U.S. stocks were mostly flat in low volume on Tuesday as the Federal Reserve lifted its growth estimates for 2010, offsetting data that showed the economy grew at a slower-than-expected pace in the third quarter.

Revised government data showed gross domestic product expanded for the first quarter in five, but the increase was just below expectations, and investors scrambled to justify additional stock gains after a 22 percent rise in the S&P 500 so far this year.

The downbeat news was offset partially after the Fed revised upward its growth expectation for 2010, while minutes of the last FOMC meeting showed officials are increasingly confident about a durable recovery for the U.S. economy.

You're getting the cross-current of weak revisions to third-quarter data matrixed against the Fed increasing the growth estimates for the economy for the next year, said Jim Awad, managing director at Zephyr Management in New York.

But the action in the market is moderate going into the holiday weekend and I wouldn't read too much into it.

The U.S. stock market will be closed on Thursday in observance of Thanksgiving Day. And on Friday, it will be open for only half a day due to the holiday.

The Dow Jones industrial average <.DJI> slipped 13.53 points, or 0.13 percent, to 10,437.42. The Standard & Poor's 500 Index <.SPX> dipped 0.18 of a point, or 0.02 percent, to 1,106.06. The Nasdaq Composite Index <.IXIC> dropped 6.69 points, or 0.31 percent, to 2,169.32.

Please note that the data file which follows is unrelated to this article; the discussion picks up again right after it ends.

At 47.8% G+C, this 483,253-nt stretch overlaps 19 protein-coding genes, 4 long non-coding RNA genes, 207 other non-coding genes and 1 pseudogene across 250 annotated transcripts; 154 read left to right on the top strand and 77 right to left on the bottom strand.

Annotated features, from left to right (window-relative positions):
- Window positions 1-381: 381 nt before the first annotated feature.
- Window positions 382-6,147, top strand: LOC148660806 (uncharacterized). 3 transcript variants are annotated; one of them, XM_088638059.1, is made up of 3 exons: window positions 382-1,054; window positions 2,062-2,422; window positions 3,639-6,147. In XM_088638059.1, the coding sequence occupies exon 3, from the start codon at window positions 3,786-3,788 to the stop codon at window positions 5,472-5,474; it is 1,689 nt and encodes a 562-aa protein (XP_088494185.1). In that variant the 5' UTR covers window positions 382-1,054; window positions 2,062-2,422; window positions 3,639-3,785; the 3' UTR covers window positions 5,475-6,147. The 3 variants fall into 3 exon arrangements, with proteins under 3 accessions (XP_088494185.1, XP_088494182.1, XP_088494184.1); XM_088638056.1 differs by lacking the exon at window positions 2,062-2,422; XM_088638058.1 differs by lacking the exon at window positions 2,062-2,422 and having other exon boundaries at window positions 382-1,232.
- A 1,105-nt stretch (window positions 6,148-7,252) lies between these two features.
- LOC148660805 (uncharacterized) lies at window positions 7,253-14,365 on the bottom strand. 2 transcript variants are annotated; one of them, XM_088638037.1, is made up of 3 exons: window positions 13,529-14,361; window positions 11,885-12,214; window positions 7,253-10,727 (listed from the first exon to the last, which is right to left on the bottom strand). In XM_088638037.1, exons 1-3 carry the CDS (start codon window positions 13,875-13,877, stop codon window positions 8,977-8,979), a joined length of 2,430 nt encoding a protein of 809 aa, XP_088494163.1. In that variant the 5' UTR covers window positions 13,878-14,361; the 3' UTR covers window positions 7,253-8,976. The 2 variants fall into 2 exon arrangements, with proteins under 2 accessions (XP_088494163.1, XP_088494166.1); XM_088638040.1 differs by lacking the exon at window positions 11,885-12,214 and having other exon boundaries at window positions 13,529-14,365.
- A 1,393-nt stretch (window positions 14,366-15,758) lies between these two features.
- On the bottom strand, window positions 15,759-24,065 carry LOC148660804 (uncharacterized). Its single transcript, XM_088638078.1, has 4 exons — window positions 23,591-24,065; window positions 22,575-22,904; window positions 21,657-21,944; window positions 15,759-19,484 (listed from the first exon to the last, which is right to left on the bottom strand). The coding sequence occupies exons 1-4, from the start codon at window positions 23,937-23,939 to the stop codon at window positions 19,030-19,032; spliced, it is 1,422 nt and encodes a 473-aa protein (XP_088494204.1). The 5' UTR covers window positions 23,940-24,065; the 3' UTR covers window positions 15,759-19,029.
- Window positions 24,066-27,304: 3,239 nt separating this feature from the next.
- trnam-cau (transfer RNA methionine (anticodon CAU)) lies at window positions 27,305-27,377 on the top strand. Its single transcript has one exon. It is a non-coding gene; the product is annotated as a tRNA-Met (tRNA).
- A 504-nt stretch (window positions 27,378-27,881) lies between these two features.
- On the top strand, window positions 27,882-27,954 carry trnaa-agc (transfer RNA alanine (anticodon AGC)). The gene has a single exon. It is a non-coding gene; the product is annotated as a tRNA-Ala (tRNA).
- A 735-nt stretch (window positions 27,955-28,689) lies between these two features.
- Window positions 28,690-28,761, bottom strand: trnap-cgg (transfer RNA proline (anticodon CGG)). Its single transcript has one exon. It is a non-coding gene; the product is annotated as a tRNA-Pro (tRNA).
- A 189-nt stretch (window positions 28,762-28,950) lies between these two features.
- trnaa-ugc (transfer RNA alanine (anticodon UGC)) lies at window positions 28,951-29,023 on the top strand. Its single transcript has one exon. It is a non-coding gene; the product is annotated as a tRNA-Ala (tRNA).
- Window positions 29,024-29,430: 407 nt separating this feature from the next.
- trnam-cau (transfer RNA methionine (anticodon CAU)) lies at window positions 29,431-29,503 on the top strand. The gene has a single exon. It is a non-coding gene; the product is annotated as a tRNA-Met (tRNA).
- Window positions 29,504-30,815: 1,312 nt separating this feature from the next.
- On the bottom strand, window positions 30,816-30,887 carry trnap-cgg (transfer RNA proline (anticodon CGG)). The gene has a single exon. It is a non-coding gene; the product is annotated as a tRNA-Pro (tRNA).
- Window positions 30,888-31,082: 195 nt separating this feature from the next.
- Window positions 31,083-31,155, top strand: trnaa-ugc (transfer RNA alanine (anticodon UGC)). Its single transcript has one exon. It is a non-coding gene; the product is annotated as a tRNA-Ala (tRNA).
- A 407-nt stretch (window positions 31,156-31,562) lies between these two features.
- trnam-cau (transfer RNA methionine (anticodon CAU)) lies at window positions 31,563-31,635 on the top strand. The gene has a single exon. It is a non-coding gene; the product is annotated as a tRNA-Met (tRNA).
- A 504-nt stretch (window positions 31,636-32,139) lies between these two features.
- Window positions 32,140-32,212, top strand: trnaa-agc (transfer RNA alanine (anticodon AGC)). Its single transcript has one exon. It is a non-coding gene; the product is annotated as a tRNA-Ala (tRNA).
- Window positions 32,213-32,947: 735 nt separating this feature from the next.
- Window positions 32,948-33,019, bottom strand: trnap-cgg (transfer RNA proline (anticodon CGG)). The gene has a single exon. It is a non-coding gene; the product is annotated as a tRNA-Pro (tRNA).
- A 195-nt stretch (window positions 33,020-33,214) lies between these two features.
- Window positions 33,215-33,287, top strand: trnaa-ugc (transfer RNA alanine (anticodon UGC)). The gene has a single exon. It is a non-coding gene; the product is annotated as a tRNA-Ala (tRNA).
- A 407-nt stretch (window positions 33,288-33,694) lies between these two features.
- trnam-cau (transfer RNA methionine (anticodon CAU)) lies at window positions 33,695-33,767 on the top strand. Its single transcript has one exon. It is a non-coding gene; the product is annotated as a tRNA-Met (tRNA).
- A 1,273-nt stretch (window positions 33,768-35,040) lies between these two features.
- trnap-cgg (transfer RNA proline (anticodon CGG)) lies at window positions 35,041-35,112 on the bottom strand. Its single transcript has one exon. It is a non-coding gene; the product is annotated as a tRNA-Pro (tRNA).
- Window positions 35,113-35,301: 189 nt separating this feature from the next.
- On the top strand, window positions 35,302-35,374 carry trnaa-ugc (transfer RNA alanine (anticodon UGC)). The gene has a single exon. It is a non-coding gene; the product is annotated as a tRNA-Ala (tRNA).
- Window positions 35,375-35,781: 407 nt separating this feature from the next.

Hewlett-Packard Co fell 1.5 percent to $50.26 a day after the blue-chip computer and printer maker reported a quarterly profit that matched its preliminary results, but said the economy remained challenging.

HP also said it saw growth in its share of U.S. enterprise PCs, which is rival Dell Corp's key market. Dell's stock fell 3.2 percent to $14.32 and ranked as a top drag on the Nasdaq.

Financial stocks showed weakness throughout the session, with JPMorgan Chase & Co , down 2 percent at $42.43, leading the major decliners in the Dow industrials. The KBW bank index <.BKX> fell 0.7 percent.

Zephyr Management's Awad said there is concern about banks' capital after news that the Fed asked lenders that were part of its stress tests to submit plans to repay government money.

U.S. home prices rose in September, according to the Standard & Poor's/Case-Shiller index, but the increase was less robust than forecast. Home prices for that month were unchanged, according to a separate report from the U.S. Federal Housing Finance Agency.

The Dow Jones U.S. Home Construction Index <.DJUSHB> fell 1.7 percent.

(Reporting by Rodrigo Campos; Editing by Jan Paschal)